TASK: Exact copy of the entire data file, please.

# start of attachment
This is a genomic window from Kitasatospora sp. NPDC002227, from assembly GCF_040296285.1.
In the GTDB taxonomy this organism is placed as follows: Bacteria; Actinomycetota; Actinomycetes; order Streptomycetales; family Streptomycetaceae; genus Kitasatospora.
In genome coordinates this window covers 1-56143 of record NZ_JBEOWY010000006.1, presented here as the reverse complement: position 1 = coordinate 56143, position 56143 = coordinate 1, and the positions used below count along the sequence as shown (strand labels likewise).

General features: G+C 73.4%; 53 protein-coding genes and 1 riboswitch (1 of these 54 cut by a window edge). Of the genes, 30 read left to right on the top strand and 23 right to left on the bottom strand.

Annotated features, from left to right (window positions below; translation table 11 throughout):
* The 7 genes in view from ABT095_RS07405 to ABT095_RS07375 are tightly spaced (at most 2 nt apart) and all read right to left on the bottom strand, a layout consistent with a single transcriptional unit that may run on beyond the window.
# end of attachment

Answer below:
This is a genomic window from Kitasatospora sp. NPDC002227, from assembly GCF_040296285.1.
In the GTDB taxonomy this organism is placed as follows: Bacteria; Actinomycetota; Actinomycetes; order Streptomycetales; family Streptomycetaceae; genus Kitasatospora.
In genome coordinates this window covers 1-56143 of record NZ_JBEOWY010000006.1, presented here as the reverse complement: position 1 = coordinate 56143, position 56143 = coordinate 1, and the positions used below count along the sequence as shown (strand labels likewise).

General features: G+C 73.4%; 53 protein-coding genes and 1 riboswitch (1 of these 54 cut by a window edge). Of the genes, 30 read left to right on the top strand and 23 right to left on the bottom strand.

Annotated features, from left to right (window positions below; translation table 11 throughout):
* The 7 genes in view from ABT095_RS07405 to ABT095_RS07375 are tightly spaced (at most 2 nt apart) and all read right to left on the bottom strand, a layout consistent with a single transcriptional unit that may run on beyond the window.